Pitt-Johnstown student Ryan Roland admits he’s a little squeamish when it comes to donating blood.
“Last time I felt really dizzy,” he said.
On Saturday, the 19-year-old mechanical engineering student from Johnstown bit the proverbial bullet and donated a pint of type A positive blood.
“It’s been about two years,” he said. “I thought I should try again.”
Roland was one of many donors arriving at the Richland Township fire hall for the Lifesavers’ Ball that ran from 9 a.m. to 3 p.m.
The annual blood drive was sponsored by the American Red Cross Greater Alleghenies Blood Services Region.
It is one of the largest blood drives held in the Greater Johnstown area. The collection comes at a crucial time as the Red Cross works to replenish blood supplies after the holidays.
“We’re in need of all types,” said Autumn Moore, donor recruitment manager for the Red Cross.
Each pint of blood can save up to three lives, she said.
Eager residents helped the Red Cross easily top its goal of 70 donors. By 2 p.m., 81 people each had given a pint.
Stonycreek Township resident Michael Zakuciya said he understands the importance of donating because one of his relatives needed blood.
“That’s when it really hit you,” he said.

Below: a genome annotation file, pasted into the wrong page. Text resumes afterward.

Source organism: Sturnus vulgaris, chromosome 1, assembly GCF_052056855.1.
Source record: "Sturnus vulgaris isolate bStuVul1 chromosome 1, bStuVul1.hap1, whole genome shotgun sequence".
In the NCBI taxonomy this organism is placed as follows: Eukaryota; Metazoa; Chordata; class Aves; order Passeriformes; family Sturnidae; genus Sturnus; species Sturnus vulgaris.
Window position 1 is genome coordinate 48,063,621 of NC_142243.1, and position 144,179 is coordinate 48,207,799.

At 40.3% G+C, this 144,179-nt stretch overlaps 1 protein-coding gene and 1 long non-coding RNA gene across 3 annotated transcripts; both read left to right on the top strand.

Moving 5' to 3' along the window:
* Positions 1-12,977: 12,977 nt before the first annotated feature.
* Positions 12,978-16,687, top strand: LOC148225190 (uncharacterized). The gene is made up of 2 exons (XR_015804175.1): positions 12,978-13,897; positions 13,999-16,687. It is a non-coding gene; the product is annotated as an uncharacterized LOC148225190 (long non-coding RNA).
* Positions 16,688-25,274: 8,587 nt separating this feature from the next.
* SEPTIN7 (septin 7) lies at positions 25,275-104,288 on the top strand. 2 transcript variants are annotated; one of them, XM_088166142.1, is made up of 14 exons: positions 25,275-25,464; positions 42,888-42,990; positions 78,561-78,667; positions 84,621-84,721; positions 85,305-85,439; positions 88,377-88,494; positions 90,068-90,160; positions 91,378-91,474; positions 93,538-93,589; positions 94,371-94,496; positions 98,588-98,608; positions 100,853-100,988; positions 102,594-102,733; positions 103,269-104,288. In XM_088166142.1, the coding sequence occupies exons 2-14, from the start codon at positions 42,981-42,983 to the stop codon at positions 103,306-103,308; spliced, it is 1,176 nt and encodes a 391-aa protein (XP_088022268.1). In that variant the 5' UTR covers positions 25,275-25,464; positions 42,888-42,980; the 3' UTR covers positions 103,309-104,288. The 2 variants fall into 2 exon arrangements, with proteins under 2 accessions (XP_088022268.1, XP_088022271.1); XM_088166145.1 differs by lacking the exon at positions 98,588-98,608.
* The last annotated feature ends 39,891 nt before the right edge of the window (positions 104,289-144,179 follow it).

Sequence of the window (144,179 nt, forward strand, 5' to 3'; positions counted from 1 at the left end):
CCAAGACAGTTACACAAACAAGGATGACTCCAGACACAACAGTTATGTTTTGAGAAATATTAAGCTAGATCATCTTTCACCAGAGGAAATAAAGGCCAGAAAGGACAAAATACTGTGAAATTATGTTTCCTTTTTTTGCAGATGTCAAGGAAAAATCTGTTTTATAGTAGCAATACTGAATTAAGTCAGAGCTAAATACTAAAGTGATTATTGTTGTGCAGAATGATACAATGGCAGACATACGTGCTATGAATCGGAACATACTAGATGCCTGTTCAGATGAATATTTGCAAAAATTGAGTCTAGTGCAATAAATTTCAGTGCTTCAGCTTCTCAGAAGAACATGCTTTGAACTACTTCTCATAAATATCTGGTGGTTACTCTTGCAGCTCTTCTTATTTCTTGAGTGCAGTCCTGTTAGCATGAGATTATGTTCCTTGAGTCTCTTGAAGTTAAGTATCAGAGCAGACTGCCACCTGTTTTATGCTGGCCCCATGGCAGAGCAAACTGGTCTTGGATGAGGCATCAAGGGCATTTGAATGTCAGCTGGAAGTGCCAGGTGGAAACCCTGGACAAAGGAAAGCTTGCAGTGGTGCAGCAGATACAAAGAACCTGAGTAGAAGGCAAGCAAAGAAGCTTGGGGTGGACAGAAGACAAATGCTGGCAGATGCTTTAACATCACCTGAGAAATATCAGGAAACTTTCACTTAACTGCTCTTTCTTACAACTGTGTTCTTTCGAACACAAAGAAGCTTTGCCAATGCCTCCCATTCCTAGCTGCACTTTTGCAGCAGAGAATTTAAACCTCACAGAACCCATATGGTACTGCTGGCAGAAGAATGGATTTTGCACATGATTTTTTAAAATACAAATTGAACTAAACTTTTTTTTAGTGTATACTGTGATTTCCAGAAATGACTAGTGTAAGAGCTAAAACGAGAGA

Zakuciya said he now donates a pint of type O negative blood every 112 days. A stable blood supply helps to save lives.
“Everybody needs it,” Zakuciya said.
This was the first year the Red Cross teamed with the Cinderella Project. Affiliated with the YWCA of Greater Johnstown, the Cinderella Project provides prom gowns at no cost for girls who are unable to afford a gown.
Donors were generous on Saturday.
“A woman came in and donated 50 prom dresses because she’s going out of business,” said Megan Sees-Livingston, Cinderella Project coordinator.
Volunteers on Saturday collected a few hundred dresses of various styles, colors and sizes.
“That’s good,” Sees-Livingston said. “That’s awesome.”
State Sen. John Wozniak, D-Westmont, rolled up his sleeve and squeezed out a pint of type O positive.
“I used to be a very good donor,” he said. “I’m sort of like the prodigal son. So I said, ‘OK, it’s New Year’s, and they need the blood.’ ”
Wozniak said he was able to coax his wife and daughter to search the family attic for dresses that they donated to the Cinderella Project.
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